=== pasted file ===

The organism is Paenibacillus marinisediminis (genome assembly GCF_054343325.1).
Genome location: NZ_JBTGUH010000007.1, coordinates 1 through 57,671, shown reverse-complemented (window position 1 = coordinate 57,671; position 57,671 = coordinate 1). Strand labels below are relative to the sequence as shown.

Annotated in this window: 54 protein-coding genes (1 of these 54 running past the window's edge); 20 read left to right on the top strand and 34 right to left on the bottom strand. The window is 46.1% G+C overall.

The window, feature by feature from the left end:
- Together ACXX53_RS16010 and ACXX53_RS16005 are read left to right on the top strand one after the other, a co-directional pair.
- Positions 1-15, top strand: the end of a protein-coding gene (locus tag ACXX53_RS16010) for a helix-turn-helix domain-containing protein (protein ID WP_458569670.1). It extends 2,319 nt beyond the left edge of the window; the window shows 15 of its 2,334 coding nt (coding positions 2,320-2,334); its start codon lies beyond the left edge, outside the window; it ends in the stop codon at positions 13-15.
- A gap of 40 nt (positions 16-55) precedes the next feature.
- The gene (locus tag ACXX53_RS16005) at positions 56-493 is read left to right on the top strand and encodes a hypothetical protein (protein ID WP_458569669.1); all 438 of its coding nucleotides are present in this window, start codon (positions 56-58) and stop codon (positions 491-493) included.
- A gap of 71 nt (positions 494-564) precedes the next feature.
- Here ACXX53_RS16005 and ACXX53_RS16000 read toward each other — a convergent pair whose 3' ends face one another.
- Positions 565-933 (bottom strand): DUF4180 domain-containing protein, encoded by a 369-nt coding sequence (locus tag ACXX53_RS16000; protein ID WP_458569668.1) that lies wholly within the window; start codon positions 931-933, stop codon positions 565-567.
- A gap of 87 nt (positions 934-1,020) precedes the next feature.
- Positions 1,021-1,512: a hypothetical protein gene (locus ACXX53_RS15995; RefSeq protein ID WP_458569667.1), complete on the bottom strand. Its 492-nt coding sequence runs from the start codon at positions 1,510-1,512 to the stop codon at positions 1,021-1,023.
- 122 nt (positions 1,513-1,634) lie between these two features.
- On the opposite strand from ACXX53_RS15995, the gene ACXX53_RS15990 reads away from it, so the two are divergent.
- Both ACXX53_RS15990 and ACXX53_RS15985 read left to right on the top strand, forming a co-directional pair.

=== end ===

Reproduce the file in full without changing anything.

The organism is Paenibacillus marinisediminis (genome assembly GCF_054343325.1).
Genome location: NZ_JBTGUH010000007.1, coordinates 1 through 57,671, shown reverse-complemented (window position 1 = coordinate 57,671; position 57,671 = coordinate 1). Strand labels below are relative to the sequence as shown.

Annotated in this window: 54 protein-coding genes (1 of these 54 running past the window's edge); 20 read left to right on the top strand and 34 right to left on the bottom strand. The window is 46.1% G+C overall.

The window, feature by feature from the left end:
- Together ACXX53_RS16010 and ACXX53_RS16005 are read left to right on the top strand one after the other, a co-directional pair.
- Positions 1-15, top strand: the end of a protein-coding gene (locus tag ACXX53_RS16010) for a helix-turn-helix domain-containing protein (protein ID WP_458569670.1). It extends 2,319 nt beyond the left edge of the window; the window shows 15 of its 2,334 coding nt (coding positions 2,320-2,334); its start codon lies beyond the left edge, outside the window; it ends in the stop codon at positions 13-15.
- A gap of 40 nt (positions 16-55) precedes the next feature.
- The gene (locus tag ACXX53_RS16005) at positions 56-493 is read left to right on the top strand and encodes a hypothetical protein (protein ID WP_458569669.1); all 438 of its coding nucleotides are present in this window, start codon (positions 56-58) and stop codon (positions 491-493) included.
- A gap of 71 nt (positions 494-564) precedes the next feature.
- Here ACXX53_RS16005 and ACXX53_RS16000 read toward each other — a convergent pair whose 3' ends face one another.
- Positions 565-933 (bottom strand): DUF4180 domain-containing protein, encoded by a 369-nt coding sequence (locus tag ACXX53_RS16000; protein ID WP_458569668.1) that lies wholly within the window; start codon positions 931-933, stop codon positions 565-567.
- A gap of 87 nt (positions 934-1,020) precedes the next feature.
- Positions 1,021-1,512: a hypothetical protein gene (locus ACXX53_RS15995; RefSeq protein ID WP_458569667.1), complete on the bottom strand. Its 492-nt coding sequence runs from the start codon at positions 1,510-1,512 to the stop codon at positions 1,021-1,023.
- 122 nt (positions 1,513-1,634) lie between these two features.
- On the opposite strand from ACXX53_RS15995, the gene ACXX53_RS15990 reads away from it, so the two are divergent.
- Both ACXX53_RS15990 and ACXX53_RS15985 read left to right on the top strand, forming a co-directional pair.